The Independent, 23.3.2018
Chinese dredging vessels are purportedly seen in the waters around Mischief Reef, in an image taken by an American P-8A Poseidon surveillance aircraft REUTERS
The operation in the South China Sea was the latest attempt to counter what Washington sees as Beijing’s efforts to limit freedom of navigation in the strategic waters.
It came amid heightened tensions between the two nations, after Donald Trump announced plans to impose tariffs on up to $60 billion (£42 billion) in Chinese goods, moving the world’s two largest economies closer to a trade war.
The USS Mustin warship travelled close to Mischief Reef in the Spratly Islands and performed manoeuvres, US officials, speaking on condition of anonymity, told the Reuters news agency.
China's Defence Ministry said its navy sent two ships to identify the US destroyer and warn it to leave.
“What the US is doing will damage the military-to-military relations and atmosphere,” a spokesman said. “It could easily cause misjudgments and accidents at air or sea. This is a serious political and military provocation
"We demand the US side earnestly respects China's sovereignty and security and the strong wishes of countries in the region to protect peace, stability and tranquility, and not make trouble out of nothing and stir up havoc.
"The provocative behaviour by the US side will only cause the Chinese military to further strengthen building up defence abilities in all areas."
In a separate statement, China's Foreign Ministry said the country would take all necessary steps to protect its sovereignty and peace and stability in the South China Sea. It accused of the US of seeking to "manufacture tensions" in the region.
The US military has a longstanding position that its operations are carried out throughout the world, including in areas claimed by allies, and they are separate from political considerations.
"We conduct routine and regular freedom of navigation operations, as we have done in the past and will continue to do in the future," said Lieutenant Commander Nicole Schwegman, a spokeswoman for US Pacific Fleet.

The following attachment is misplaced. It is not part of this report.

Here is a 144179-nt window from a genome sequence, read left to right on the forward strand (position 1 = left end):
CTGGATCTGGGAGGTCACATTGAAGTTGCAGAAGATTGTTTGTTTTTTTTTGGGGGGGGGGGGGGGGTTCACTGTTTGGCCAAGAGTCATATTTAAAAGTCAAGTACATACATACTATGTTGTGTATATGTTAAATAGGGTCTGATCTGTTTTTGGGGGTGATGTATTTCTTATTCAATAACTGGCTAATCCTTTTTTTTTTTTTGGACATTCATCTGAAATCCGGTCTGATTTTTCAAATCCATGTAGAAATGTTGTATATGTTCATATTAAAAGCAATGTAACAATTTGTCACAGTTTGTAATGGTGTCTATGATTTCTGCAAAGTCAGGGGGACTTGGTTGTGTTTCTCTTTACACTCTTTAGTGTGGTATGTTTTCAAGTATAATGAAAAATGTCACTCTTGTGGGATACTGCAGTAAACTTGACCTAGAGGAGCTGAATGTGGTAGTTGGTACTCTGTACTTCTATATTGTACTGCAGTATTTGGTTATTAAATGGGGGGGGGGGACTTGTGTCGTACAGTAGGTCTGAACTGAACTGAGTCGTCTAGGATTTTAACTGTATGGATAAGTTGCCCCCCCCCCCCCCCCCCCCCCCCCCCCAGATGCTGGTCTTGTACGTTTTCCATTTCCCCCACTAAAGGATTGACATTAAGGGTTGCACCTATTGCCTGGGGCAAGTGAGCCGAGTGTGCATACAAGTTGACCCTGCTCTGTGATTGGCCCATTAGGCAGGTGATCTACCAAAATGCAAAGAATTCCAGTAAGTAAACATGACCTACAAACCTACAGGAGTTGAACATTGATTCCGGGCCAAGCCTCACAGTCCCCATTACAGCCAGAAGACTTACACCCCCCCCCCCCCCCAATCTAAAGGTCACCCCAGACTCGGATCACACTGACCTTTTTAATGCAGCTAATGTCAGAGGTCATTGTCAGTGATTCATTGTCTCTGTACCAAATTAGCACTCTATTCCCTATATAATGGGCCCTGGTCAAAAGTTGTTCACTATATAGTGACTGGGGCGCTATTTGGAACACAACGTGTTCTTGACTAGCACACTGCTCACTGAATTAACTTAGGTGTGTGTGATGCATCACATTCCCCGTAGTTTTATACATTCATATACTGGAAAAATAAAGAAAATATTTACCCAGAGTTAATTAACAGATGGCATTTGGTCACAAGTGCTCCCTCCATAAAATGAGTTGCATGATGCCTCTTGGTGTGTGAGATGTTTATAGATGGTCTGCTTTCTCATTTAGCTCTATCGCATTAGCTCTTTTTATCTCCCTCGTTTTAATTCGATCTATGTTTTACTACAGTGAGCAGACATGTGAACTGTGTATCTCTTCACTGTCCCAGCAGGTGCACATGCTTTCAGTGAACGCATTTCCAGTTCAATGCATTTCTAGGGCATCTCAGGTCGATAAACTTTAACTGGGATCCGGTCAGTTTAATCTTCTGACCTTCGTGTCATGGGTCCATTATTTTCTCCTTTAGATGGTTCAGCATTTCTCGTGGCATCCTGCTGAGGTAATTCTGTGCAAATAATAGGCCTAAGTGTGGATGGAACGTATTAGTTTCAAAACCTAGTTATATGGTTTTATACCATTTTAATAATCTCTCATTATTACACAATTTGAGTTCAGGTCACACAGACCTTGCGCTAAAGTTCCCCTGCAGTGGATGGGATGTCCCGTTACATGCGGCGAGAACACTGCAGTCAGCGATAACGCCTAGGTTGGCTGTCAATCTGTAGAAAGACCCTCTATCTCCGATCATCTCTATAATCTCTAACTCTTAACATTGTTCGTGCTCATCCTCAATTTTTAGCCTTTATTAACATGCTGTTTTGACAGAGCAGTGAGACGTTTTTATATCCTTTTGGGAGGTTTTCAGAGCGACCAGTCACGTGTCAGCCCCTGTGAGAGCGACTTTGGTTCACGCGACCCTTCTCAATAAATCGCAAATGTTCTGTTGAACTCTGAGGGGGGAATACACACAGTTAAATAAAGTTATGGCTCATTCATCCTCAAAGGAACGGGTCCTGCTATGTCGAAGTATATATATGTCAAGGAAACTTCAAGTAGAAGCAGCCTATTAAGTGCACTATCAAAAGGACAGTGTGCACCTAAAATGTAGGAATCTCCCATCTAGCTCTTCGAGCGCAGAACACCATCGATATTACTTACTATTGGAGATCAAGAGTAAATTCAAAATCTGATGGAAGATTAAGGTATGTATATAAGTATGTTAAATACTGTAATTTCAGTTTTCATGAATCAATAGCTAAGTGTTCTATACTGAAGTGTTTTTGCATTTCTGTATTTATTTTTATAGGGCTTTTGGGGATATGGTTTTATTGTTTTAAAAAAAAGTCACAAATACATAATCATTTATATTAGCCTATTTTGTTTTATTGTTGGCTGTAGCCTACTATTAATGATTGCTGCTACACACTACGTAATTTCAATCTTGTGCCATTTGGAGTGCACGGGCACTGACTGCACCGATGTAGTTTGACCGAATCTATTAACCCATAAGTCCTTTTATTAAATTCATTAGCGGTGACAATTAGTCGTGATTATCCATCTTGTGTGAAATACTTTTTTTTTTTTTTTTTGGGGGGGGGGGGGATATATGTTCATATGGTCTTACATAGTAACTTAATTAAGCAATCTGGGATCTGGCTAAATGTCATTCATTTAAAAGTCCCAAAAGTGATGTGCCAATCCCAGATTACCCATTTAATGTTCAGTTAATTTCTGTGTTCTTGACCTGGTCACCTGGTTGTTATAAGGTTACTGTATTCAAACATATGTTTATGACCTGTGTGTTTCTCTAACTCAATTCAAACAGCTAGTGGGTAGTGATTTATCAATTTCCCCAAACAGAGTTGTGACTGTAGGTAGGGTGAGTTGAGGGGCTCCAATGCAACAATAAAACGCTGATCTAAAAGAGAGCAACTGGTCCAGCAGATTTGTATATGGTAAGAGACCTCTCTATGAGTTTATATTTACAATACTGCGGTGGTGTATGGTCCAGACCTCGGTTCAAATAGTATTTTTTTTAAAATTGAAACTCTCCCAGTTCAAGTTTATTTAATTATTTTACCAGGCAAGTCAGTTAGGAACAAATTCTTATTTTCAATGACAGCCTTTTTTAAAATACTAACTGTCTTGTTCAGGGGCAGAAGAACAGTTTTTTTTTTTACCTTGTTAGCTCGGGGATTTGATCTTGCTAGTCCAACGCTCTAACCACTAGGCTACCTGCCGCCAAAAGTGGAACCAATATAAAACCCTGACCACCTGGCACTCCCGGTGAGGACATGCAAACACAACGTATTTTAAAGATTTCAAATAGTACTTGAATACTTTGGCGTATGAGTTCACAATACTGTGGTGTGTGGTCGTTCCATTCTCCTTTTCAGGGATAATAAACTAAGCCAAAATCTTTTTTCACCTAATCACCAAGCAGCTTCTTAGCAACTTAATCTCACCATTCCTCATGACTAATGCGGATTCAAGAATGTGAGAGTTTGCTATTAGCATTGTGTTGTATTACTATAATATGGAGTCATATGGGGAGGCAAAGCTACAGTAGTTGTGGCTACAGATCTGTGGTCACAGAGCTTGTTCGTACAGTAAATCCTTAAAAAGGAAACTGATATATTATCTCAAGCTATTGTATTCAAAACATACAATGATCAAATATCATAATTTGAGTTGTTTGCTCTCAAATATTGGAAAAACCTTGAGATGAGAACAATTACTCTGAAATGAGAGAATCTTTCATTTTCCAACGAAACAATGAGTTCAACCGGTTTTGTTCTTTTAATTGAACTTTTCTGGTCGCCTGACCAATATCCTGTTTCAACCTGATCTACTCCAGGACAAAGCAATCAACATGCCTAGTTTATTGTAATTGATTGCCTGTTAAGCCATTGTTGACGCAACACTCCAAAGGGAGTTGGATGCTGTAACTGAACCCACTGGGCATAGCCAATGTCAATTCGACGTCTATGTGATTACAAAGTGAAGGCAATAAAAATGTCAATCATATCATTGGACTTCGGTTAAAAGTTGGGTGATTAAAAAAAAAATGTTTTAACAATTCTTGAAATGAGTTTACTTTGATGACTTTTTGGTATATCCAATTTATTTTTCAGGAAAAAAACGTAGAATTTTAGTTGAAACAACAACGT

However, the latest operation, the first since January, is likely to raise tensions just a day after President Trump signed a presidential memorandum that will target Chinese goods with tariffs.
The US has criticised China’s construction of islands and build-up of military facilities in the sea, and is concerned they could be used to restrict free nautical movement.
China’s claims in the South China Sea, through which about $5 trillion (£3.5 trillion) in ship-borne trade passes each year, are contested by Brunei, Malaysia, the Philippines, Taiwan and Vietnam.
The US military has put countering China and Russia at the centre of a new national defence strategy.
China’s navy is to carry out combat drills in the South China Sea, the military’s official newspaper reported, describing the move as part of regular annual exercises.
Taiwan’s defence ministry said this week it had shadowed a Chinese aircraft carrier group traversing the Taiwan Strait in a south-westerly direction into the disputed South China Sea area.
The US has been pushing allies to carry out freedom-of-navigation operations as well. Earlier this year, Britain said one of its warships would pass through the South China Sea to assert freedom-of-navigation rights.